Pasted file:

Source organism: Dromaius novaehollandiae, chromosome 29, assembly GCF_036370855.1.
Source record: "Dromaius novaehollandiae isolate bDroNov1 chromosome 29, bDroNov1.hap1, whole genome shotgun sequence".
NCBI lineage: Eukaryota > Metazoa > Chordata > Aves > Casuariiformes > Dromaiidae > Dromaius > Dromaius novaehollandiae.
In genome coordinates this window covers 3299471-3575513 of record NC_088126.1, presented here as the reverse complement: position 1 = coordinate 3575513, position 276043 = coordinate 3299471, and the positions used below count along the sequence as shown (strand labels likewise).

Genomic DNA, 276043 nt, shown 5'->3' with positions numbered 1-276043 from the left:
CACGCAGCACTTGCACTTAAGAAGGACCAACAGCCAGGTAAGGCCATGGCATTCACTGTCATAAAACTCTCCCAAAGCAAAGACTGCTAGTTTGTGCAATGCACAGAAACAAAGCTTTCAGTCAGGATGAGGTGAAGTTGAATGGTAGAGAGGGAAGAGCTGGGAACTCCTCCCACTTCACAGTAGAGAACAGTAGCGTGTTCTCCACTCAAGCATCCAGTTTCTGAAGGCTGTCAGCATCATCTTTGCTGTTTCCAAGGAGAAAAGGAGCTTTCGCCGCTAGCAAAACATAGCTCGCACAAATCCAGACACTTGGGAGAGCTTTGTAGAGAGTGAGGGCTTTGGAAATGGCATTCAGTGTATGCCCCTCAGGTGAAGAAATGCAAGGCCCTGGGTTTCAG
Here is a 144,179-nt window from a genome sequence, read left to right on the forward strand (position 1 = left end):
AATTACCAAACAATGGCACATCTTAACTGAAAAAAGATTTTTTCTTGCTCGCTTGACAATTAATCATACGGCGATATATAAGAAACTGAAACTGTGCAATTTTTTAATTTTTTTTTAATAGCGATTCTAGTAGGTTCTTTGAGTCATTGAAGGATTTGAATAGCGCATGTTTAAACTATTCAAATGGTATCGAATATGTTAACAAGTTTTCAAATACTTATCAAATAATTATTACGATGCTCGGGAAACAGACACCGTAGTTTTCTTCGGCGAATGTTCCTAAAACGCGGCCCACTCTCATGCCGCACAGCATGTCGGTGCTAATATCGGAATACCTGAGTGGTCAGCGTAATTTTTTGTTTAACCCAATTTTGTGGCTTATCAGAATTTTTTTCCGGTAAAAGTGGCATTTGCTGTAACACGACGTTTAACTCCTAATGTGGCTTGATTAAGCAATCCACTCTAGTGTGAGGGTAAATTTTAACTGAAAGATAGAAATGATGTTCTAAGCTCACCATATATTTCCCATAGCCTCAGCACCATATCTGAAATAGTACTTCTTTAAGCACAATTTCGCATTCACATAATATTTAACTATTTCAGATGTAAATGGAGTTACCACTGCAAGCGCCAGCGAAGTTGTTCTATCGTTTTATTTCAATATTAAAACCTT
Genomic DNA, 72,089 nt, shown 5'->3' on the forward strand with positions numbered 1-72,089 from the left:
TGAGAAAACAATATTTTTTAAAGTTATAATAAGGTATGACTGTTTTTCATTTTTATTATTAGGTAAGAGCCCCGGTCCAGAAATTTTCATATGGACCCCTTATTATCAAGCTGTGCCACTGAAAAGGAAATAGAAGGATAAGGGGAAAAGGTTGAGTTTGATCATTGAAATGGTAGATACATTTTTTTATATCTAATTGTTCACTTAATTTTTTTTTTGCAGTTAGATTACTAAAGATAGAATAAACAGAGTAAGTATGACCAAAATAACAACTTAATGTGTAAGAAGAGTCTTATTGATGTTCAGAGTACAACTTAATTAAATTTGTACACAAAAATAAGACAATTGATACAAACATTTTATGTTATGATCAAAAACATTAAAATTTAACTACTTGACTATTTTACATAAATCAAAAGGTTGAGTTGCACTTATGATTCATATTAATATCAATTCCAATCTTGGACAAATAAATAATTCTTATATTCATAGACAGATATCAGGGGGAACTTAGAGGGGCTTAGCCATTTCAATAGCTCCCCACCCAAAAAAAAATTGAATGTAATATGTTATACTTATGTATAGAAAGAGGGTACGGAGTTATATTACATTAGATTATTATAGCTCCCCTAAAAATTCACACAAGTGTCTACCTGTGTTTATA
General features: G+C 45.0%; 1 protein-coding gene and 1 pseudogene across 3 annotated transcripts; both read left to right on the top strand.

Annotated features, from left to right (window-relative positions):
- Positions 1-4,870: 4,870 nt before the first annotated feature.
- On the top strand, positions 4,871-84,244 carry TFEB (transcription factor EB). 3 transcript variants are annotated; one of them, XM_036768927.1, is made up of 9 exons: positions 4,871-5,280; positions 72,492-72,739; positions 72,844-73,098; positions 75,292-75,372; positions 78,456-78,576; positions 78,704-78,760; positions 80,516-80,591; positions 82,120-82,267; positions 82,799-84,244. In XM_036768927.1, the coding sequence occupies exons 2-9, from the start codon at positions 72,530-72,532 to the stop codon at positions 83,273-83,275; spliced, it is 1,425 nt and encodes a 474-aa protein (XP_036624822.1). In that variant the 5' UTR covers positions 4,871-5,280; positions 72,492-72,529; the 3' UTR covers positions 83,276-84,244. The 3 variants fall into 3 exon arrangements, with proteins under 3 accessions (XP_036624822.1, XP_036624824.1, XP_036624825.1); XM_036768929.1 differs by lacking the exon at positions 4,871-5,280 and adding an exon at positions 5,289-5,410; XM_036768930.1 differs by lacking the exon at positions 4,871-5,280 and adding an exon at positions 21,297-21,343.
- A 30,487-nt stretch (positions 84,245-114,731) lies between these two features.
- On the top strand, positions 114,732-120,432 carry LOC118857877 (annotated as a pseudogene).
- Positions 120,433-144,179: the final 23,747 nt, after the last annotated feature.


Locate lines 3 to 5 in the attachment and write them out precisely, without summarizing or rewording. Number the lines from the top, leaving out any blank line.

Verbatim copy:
NCBI lineage: Eukaryota > Metazoa > Chordata > Aves > Casuariiformes > Dromaiidae > Dromaius > Dromaius novaehollandiae.
In genome coordinates this window covers 3299471-3575513 of record NC_088126.1, presented here as the reverse complement: position 1 = coordinate 3575513, position 276043 = coordinate 3299471, and the positions used below count along the sequence as shown (strand labels likewise).

Genomic DNA, 276043 nt, shown 5'->3' with positions numbered 1-276043 from the left: